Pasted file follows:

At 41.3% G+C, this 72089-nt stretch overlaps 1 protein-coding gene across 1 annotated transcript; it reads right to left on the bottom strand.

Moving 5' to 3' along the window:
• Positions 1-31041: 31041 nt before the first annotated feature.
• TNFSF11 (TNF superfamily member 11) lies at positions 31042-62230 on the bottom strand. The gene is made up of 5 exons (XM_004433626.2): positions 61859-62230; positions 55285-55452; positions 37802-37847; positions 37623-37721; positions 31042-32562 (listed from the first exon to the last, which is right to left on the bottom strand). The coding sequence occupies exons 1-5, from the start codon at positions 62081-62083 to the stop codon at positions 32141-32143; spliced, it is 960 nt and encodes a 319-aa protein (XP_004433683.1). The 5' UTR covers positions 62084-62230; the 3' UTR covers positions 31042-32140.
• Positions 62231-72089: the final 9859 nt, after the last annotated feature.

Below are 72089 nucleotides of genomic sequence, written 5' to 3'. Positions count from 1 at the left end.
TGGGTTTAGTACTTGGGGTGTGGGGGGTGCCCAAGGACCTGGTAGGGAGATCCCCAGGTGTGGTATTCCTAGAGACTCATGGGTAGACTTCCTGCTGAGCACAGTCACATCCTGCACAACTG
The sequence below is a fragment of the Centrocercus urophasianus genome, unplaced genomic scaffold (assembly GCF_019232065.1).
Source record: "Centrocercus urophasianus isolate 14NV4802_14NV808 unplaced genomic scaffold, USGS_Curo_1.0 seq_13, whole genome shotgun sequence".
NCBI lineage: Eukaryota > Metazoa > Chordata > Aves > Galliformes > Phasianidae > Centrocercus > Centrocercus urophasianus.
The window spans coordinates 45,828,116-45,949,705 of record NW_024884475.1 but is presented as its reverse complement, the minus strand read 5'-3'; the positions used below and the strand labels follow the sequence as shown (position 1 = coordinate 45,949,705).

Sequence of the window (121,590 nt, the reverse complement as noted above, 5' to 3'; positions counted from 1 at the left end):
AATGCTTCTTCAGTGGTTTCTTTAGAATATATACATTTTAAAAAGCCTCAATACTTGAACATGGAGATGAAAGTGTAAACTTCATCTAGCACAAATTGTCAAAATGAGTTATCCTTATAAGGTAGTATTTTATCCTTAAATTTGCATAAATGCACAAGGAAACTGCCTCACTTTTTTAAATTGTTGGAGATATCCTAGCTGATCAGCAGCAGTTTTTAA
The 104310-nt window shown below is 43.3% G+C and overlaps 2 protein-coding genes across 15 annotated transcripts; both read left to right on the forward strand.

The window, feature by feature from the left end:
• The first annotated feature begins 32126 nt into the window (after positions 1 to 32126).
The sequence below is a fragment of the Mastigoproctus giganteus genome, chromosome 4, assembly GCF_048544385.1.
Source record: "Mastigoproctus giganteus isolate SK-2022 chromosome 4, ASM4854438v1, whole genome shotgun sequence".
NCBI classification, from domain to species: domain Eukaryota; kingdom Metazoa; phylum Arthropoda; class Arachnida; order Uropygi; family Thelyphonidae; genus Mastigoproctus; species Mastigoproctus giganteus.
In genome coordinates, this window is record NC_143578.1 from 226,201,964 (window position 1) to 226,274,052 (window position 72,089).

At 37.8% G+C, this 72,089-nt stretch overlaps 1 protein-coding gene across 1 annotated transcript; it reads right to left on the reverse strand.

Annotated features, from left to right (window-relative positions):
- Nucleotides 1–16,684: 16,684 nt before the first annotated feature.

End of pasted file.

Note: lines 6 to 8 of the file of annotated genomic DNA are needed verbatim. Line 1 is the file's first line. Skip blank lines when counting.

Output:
Below are 72089 nucleotides of genomic sequence, written 5' to 3'. Positions count from 1 at the left end.
TGGGTTTAGTACTTGGGGTGTGGGGGGTGCCCAAGGACCTGGTAGGGAGATCCCCAGGTGTGGTATTCCTAGAGACTCATGGGTAGACTTCCTGCTGAGCACAGTCACATCCTGCACAACTG
The sequence below is a fragment of the Centrocercus urophasianus genome, unplaced genomic scaffold (assembly GCF_019232065.1).